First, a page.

Mark Cuban Explains Snag In Trade With Heat

Mavericks owner Mark Cuban blames “miscommunication” for a failed trade that would have helped Jimmy Butler get to Miami, writes Barry Jackson of The Miami Herald.

Dallas attempted to get involved with the sign-and-trade on June 30 shortly after Butler reached an agreement with the Heat. The reported deal would have sent Goran Dragic to the Mavericks, although several media outlets later claimed Dallas believed it was getting Kelly Olynyk and Derrick Jones Jr. Miami would have needed to include another player to make that deal work financially and wasn’t interested in parting with Jones, according to Jackson.

“As far as we can tell, it was just miscommunication,” Cuban stated in an email. “… We get along great with the Heat and have done many deals with them. Wires just got crossed somehow.”

Cuban added that his team respects Dragic, but had plans for its cap space that would have been affected by taking on his $19.2MM salary. The Mavs believe they have addressed their point guard needs by acquiring Delon Wright on a three-year, $29MM deal in a sign-and-trade with the Grizzlies.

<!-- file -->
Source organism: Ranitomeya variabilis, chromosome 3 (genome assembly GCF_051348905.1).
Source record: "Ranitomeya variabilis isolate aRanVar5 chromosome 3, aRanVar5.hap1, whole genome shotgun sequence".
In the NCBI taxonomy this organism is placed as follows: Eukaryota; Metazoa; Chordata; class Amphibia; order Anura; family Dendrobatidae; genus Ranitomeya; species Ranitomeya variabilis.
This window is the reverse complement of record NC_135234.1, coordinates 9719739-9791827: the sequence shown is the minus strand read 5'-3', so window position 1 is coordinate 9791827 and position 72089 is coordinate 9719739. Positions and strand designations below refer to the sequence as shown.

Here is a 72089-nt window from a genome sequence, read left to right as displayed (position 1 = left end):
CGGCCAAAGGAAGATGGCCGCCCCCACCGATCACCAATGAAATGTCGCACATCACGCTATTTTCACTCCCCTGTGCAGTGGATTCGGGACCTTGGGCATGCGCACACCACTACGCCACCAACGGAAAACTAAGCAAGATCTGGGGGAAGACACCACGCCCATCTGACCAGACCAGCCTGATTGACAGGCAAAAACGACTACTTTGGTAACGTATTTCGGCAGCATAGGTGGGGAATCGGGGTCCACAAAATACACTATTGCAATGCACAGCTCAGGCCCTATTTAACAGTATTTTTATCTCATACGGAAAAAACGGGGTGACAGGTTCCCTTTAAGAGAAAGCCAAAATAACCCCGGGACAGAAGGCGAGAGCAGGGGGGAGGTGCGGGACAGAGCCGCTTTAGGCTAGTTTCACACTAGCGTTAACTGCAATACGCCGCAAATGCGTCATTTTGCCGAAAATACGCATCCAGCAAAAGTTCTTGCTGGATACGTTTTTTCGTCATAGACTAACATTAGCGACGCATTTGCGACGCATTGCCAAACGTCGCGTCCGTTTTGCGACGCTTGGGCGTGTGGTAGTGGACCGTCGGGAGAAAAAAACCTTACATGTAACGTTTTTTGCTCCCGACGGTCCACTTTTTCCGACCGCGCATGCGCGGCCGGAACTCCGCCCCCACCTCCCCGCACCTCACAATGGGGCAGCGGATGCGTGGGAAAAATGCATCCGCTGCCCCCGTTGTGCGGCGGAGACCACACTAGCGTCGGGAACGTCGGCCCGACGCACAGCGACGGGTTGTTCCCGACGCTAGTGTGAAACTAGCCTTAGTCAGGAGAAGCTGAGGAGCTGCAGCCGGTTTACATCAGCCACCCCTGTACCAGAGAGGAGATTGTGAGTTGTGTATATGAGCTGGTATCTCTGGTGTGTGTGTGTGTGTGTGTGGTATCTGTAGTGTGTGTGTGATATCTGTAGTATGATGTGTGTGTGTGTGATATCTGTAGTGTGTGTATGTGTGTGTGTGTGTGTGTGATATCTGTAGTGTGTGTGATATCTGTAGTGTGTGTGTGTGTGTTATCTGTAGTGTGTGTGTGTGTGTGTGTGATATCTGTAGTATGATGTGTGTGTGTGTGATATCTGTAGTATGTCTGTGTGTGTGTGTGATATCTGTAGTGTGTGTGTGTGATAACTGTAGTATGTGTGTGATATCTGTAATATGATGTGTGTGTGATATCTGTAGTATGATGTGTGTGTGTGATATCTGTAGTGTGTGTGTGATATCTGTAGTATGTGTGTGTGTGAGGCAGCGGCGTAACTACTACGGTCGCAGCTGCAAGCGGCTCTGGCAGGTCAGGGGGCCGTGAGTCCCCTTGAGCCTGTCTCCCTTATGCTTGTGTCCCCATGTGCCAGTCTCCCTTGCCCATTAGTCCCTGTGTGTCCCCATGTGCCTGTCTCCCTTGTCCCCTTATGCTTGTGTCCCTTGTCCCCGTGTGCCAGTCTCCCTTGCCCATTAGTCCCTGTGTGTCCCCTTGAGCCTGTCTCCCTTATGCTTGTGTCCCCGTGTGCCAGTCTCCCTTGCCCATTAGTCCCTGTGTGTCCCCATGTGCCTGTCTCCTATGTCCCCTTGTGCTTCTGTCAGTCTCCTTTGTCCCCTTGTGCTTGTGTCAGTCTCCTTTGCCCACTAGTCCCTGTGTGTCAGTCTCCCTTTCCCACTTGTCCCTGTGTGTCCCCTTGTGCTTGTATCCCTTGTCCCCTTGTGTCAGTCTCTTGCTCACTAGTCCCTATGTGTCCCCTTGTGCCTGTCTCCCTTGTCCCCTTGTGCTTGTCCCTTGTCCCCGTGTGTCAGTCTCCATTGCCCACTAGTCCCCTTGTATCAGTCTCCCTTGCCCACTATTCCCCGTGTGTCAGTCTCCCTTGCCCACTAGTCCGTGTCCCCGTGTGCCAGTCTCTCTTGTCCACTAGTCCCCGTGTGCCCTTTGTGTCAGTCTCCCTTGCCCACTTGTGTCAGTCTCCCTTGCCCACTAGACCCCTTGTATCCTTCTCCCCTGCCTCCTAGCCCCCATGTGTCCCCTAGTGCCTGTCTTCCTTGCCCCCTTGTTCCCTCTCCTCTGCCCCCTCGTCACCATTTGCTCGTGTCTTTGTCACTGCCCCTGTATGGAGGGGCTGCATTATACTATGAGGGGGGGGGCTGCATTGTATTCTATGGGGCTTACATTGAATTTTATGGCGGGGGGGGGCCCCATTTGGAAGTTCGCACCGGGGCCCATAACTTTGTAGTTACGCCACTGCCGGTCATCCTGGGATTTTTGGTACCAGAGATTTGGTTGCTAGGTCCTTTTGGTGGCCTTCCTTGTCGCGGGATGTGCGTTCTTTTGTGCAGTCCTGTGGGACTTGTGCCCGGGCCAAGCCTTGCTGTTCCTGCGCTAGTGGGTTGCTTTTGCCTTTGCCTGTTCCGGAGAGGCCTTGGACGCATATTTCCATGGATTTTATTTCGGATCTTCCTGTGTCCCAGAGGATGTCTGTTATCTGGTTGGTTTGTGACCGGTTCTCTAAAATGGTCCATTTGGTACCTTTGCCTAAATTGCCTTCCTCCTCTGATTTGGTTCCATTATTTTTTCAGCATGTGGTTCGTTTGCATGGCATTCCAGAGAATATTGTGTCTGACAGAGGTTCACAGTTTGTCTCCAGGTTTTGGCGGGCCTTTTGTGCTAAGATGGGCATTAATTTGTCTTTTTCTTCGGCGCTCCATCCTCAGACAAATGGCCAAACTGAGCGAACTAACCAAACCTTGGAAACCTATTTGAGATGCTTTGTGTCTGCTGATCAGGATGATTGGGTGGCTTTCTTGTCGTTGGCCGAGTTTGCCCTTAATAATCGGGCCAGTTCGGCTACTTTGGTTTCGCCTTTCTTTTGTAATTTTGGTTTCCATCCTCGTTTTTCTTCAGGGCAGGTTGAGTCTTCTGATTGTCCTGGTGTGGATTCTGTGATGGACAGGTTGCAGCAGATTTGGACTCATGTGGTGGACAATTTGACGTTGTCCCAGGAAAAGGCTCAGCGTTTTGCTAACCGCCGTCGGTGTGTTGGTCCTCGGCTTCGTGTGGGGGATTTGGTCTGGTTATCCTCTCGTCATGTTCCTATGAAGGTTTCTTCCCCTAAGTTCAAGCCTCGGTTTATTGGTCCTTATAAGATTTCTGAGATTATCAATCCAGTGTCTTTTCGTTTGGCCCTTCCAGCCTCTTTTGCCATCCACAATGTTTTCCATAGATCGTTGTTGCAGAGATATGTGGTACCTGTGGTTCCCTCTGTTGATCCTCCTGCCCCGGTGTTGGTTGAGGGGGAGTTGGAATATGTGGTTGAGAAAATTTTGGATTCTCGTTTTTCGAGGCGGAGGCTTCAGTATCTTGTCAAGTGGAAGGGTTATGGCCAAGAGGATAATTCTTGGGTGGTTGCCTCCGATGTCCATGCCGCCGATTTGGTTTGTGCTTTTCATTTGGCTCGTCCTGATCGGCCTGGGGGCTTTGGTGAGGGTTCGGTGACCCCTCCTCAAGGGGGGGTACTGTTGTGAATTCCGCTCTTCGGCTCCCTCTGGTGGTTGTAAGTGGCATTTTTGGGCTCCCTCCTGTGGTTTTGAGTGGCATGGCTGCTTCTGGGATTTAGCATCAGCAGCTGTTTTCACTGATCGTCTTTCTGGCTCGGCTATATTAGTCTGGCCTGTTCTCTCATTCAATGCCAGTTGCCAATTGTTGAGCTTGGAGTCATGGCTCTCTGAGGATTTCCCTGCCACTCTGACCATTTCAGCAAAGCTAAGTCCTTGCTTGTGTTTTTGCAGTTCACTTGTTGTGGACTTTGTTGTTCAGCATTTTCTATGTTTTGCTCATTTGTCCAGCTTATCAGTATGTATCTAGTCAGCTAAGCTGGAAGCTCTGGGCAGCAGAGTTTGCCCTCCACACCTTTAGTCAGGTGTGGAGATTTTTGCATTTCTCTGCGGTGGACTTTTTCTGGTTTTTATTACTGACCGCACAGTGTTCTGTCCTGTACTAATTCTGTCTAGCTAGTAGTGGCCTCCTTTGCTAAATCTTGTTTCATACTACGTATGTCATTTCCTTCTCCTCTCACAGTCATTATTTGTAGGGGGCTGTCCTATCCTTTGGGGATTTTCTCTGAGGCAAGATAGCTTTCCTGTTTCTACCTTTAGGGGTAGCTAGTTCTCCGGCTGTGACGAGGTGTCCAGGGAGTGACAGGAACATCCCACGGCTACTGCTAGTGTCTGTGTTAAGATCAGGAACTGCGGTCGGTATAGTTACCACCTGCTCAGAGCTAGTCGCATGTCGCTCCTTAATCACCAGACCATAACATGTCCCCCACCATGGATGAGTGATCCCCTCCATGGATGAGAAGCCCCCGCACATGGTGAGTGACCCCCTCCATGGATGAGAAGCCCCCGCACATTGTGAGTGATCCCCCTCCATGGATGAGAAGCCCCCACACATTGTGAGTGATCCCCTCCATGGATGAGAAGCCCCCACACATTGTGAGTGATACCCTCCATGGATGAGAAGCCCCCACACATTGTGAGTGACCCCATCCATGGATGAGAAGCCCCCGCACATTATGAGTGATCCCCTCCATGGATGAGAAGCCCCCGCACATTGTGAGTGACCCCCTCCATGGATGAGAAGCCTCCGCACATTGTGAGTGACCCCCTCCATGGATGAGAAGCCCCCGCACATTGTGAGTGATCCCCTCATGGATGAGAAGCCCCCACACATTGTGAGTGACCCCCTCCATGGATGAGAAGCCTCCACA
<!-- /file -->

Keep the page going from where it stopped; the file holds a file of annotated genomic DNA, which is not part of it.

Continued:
“I was sitting in the room full of people when the call was discussed and we put the trade we thought was happening on our board,” Cuban explained of the misunderstanding with Miami. “We later discussed trade kickers and added a player to make it work. They obviously thought they heard something else.”

The Heat eventually acquired Butler in a four-team deal involving the Sixers, Trail Blazers and Clippers.

After the original trade collapsed, the Heat told Dragic’s representatives they would try to trade him to complete the Butler deal. However, that need disappeared when Portland offered to take Hassan Whiteside‘s hefty salary, and Dragic’s camp was informed that he will remain with the team “barring something unforeseen.” Heat officials haven’t commented on their negotiations with Dallas.

Western Notes: Smith, Cuban, Fertitta, Daniels, Clarke

The Lakers are unlikely to sign shooting guard J.R. Smith once he clears waivers, Adrian Wojnarowski of ESPN tweets. The Cavaliers cut Smith loose on Monday after failing to find a trade partner. The lack of interest shouldn’t come as a surprise, considering the Lakers have signed shooting guards Danny Green, Avery Bradley, Kentavious Caldwell-Pope and Troy Daniels in free agency.

We have more from the Western Conference: